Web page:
The fully automated provision of test data not only saves time, but also simplifies processes in general and thus relieves the development department and project teams.
There are fewer delays in software testing and the continuous development of applications runs more smoothly. So what are the practical implications? Below we outline how this might play out at a large insurance company.
As is usual with many banks and insurance companies, in our example all the essential applications were developed in-house, e.g. for claims management, task management, contract management, and so on. All this is developed on z/OS with a Db2 database. The test data required for these applications was extracted from various levels by an in-house developed application and compiled semi-automatically.
This in-house application some ISPF panels with which various functions could be controlled, e.g. to transport the data for customer number x from environment A to environment B.
The ISPF application was not specifically developed for testing and it could (and should) only be used by a few experienced developers. Therefore, an e-mail interface was set up.
If a developer or tester required a test case, e.g. a certain contract with all its attached information, then he/she sent the order by e-mail to a group mailbox.
The incoming orders were processed one by one by three experts. To manage these requests, they had built themselves some Excel spreadsheets. This procedure is a rather time consuming and labor intensive approach.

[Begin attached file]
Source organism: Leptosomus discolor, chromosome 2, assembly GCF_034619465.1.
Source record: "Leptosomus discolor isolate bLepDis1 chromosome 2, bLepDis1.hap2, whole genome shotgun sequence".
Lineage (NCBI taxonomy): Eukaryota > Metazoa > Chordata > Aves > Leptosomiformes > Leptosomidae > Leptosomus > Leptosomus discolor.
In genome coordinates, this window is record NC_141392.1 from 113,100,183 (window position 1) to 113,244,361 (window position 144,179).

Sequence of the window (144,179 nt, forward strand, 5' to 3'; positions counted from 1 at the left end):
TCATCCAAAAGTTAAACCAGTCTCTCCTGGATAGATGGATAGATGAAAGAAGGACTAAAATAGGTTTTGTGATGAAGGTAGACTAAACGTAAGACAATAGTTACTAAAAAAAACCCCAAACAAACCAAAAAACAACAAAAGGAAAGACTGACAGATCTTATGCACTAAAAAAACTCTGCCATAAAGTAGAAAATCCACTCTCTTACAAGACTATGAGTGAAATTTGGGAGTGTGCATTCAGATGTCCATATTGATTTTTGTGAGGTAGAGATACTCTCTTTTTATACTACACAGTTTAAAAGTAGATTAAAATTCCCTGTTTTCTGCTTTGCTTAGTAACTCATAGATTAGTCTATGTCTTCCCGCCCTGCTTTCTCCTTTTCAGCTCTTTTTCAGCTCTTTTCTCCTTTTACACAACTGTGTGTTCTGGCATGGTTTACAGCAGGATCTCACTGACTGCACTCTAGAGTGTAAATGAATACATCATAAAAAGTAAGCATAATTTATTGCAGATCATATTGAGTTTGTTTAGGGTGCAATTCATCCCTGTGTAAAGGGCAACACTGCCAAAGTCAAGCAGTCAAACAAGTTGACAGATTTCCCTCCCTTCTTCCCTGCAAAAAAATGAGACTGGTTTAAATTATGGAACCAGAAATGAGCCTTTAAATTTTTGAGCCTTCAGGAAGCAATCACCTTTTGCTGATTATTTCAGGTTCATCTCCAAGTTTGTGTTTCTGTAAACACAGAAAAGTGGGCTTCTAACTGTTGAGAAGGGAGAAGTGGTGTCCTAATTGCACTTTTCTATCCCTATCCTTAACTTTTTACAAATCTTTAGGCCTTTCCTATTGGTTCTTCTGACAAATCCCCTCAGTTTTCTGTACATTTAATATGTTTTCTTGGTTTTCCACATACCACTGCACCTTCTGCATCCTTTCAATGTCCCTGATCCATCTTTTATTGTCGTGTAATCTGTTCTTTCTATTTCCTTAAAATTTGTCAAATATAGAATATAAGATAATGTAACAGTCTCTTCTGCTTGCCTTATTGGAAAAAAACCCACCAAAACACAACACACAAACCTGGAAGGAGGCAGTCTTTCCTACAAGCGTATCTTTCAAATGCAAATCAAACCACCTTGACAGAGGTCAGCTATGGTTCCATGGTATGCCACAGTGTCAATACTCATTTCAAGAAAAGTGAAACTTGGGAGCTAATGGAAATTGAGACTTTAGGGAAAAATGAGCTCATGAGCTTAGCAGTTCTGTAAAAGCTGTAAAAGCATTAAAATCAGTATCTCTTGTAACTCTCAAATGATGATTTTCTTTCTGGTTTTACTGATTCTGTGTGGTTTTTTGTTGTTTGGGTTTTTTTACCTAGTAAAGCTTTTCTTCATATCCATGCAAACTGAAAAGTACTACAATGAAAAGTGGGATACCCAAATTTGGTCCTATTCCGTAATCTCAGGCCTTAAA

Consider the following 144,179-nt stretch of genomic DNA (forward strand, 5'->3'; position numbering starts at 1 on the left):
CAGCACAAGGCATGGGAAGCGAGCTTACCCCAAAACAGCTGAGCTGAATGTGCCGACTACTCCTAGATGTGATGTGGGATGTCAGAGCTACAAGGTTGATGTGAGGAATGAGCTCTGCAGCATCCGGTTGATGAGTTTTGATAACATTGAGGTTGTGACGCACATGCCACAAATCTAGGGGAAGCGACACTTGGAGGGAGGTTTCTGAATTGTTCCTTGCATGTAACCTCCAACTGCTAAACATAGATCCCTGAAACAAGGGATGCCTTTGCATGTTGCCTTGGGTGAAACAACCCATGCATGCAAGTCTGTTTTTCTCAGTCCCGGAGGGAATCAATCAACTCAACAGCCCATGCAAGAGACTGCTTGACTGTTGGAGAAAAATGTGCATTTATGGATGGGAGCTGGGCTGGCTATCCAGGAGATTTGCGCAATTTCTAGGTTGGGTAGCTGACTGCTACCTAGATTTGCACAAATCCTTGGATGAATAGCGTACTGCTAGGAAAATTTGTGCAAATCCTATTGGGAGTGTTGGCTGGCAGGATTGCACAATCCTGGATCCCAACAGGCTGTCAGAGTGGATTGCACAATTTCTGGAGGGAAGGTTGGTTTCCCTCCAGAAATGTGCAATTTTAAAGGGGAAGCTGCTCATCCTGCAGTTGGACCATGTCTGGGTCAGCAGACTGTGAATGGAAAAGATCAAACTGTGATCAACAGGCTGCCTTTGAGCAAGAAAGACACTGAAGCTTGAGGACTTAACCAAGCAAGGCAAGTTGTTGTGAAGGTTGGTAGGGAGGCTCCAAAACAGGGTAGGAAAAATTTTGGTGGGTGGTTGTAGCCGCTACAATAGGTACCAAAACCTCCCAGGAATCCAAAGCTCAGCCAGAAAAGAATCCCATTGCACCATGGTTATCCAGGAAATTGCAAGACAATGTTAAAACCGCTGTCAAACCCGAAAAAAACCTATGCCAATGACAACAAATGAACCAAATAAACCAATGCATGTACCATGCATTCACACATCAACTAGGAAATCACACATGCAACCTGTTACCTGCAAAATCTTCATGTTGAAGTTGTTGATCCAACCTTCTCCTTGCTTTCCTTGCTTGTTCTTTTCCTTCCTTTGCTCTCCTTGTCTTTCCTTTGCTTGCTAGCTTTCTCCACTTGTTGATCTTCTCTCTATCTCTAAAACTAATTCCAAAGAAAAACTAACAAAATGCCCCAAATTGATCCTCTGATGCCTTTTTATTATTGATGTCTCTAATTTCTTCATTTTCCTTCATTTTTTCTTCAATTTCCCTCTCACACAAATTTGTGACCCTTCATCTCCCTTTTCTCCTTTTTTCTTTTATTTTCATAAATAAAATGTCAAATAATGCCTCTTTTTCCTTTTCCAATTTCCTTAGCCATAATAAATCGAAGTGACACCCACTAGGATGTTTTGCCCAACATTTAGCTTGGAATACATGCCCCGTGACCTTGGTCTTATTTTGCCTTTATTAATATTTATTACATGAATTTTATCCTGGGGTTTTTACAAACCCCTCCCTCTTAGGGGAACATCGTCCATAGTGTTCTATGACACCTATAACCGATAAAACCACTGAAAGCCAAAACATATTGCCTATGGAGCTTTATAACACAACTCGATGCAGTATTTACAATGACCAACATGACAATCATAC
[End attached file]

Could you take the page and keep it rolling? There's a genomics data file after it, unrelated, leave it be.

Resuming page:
Together with the insurer, a web portal was created as a central entry application. Behind this are the corresponding applications of the UBS Hainer TDM Suite for automated test data procurement.
Where appropriate, the rules or patterns of the previous processes were integrated into the new solution. Test data can now be obtained via the portal that cover all essential areas, such as customers, contracts, damages, events, sales opportunities, etc.
Today, agile iterative testing is used. The structure provides for three layers: Firstly, there is the production layer. Secondly, there is an integration layer with development and test environments involving different constraints. The third layer is the development environment with five to six environments that are updated at different times. This layer defines when and how deployment takes place and according to which rules the data is handled.
The UBS Hainer TDM Suite was used to optimize the initial situation. This had two advantages:
- All required test case data – in production quality – can now be accessed at any time by each individual developer and tester via a central web portal.
- At the same time, the entire system is gradually being converted from a mainframe to a distributed database – in this case from Db2 to Oracle.
Conclusion: Together with UBS Hainer, the insurance company gained a high degree of independence, a massive increase in speed of development turnover, and in the process took an important step towards more flexible, future-oriented technologies.